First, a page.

Since 9/11 and the world and American politics that have followed, I’ve been pissed off. Not so much at what has happened when terrorists act or when politicians or citizens act hatefully. I mostly feel a keening sorrow about the stupidity and vengeance that keeps leading us to a far darker future than I can readily accept. No, my anger seems consistently reserved for how we as a society are responding together about moments like 9/11 or the shootings of black men by police or….
The bottom line is we aren’t responding with any sort of inspired or wise compassion. We are lashing out. At best, we begin shouting unforgivable things into already wounded ears. At worst, we kill. We want our way, we want others to stop, we want it to be better, but we don’t want to change anything inside ourselves, we just want others to do what we want right this minute or damn them all to hell.
As for me, I mostly I just feel overwhelmed, if I’m honest. My life is so very often consumed with the hurdles of my health and poverty, there’s just so little energy left over for compassionate action in the world. Nevertheless, I feel an urgent sense of responsibility to act for the benefit of my children and grandchildren. I want the people I love to inherit the world I have experienced, but in a better version. I know that my concept of that is deeply personal and that I can’t have it all my way. I’m fairly sure I don’t want to be left in charge of all the details of making that happen anyway, but I feel an instinct rise in me when I read the news or when I look at my Facebook feed. My gut scrolls along with my finger…nope, nope, nope again, and nope yet again. Most days I never read a word that tells me anyone’s actions are moved by a divine spark of wise compassion. Mostly it is hubris of the worst kind in action, inspired by bigotry, dunk on supposed-power, fear and hate. I can hear my own blithering too. I sputter about 45, or about this or that “idiot” in charge and it’s just fouling me with anger and hatred. It’s doing me no good. Yet I can’t help but feel so angry and powerless.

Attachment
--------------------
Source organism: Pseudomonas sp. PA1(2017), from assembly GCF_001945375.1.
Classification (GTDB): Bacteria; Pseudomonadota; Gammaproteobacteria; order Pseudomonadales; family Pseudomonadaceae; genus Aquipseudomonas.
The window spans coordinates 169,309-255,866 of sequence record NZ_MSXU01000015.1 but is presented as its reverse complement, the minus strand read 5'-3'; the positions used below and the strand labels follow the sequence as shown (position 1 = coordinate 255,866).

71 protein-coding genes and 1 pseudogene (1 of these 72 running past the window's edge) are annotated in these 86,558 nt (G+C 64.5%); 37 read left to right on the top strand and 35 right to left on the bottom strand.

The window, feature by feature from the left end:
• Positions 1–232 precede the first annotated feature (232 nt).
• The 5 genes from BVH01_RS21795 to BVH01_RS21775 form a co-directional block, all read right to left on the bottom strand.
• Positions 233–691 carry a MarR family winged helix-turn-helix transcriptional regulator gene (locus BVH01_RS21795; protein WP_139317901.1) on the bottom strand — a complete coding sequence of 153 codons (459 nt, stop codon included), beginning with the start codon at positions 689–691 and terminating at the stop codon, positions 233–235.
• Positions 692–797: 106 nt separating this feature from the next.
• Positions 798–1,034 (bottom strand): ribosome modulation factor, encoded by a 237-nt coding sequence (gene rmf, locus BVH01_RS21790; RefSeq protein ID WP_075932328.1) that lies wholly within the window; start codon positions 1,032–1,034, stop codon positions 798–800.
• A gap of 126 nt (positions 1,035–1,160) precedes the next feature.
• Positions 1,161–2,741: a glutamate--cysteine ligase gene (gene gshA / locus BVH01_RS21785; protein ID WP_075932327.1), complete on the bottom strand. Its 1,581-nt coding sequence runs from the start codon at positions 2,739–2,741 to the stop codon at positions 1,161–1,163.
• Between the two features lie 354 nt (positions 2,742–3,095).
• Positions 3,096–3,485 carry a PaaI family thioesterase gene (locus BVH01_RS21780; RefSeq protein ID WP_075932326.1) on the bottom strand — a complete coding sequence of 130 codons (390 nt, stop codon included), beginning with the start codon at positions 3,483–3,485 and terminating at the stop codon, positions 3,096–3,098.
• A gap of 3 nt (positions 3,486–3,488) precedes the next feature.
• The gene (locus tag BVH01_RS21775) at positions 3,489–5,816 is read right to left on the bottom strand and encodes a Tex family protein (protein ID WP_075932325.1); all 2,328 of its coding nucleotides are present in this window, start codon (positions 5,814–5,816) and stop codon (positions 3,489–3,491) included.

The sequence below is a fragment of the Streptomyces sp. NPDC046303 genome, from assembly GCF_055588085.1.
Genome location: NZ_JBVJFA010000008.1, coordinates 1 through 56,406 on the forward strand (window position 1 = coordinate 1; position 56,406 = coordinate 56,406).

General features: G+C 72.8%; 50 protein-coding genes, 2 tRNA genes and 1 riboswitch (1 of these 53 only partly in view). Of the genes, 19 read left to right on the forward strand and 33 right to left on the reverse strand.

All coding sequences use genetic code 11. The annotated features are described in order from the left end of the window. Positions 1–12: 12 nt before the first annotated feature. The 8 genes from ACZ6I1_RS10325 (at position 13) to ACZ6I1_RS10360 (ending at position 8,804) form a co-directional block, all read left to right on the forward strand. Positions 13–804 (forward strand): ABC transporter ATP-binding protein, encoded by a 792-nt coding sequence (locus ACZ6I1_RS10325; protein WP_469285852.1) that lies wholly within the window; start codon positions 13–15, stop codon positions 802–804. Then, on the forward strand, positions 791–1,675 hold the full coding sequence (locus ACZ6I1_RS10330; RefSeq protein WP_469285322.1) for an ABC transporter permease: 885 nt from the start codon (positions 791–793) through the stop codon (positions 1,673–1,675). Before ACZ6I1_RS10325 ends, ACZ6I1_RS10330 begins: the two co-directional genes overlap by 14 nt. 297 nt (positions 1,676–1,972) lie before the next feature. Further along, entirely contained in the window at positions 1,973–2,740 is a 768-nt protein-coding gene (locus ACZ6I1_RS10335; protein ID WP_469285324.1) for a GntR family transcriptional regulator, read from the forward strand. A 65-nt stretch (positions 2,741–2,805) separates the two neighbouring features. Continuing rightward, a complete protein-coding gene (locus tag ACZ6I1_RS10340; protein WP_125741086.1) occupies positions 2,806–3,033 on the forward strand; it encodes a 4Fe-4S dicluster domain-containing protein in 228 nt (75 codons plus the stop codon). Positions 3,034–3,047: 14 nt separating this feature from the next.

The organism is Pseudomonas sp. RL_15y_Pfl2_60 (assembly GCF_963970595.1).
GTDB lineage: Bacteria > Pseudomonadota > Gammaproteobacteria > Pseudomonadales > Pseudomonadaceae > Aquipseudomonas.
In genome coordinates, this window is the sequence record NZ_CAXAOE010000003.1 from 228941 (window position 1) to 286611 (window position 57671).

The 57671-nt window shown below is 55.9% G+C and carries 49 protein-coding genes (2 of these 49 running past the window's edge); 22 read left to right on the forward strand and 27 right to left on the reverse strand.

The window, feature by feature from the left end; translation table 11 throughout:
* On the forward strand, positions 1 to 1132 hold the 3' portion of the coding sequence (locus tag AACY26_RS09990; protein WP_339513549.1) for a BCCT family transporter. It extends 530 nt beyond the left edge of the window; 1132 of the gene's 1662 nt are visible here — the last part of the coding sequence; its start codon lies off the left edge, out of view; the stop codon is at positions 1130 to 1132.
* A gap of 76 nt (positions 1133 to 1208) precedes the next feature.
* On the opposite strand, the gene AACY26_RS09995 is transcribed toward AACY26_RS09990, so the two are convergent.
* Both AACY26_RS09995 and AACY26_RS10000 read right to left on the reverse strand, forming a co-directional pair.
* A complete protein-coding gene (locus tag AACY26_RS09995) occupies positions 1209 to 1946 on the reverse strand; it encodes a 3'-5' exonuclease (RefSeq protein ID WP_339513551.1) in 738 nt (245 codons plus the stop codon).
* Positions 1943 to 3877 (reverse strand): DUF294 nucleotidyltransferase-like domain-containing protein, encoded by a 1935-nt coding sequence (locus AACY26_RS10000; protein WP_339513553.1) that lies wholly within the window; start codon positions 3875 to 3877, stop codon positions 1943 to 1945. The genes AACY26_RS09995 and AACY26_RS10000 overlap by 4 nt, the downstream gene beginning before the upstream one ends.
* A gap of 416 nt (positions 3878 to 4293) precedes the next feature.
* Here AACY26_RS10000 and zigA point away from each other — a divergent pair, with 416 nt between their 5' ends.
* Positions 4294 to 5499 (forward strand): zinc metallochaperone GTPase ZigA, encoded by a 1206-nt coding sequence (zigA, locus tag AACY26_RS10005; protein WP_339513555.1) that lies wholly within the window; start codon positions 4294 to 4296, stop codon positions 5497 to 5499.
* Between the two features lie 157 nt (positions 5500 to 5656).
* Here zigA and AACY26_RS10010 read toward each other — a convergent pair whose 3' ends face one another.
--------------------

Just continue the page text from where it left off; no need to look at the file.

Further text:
I don’t know how we “get it.”
For me, that’s the real question of the day. The rest is just the details. Granted those details will result in consequences that might be as harsh has nuclear war, and a ruined ecology, such that we can’t survive as a species, but they are details that we can’t change at all until we understand how to embody inspired, wise compassion and let it guide our actions.
Compassion isn’t about making someone feel better for now. It’s about the kind of justice and peace that comes of not hating each other or feeling entitled to anything that you’d grab out of someone else’s hands just so you can be better than them or so that you don’t have to suffer in some way. Inspired compassion has vision that is colorless, lawless, race-less, genderless, and not the least religious or bound by government, family ties,…
I know what “it” is instinctively, but I don’t know how to impart it to others really. I think that Prot said it best in “KPax” when he said that “every being in the universe knows right from wrong.” I agree with Prot. We are equal. We are all connected. We have something to learn from each other. We have the capacity to love each other without having to define it or confine anyone else to what we find acceptable for ourselves. We just have to do it. It is really just that simple. Really.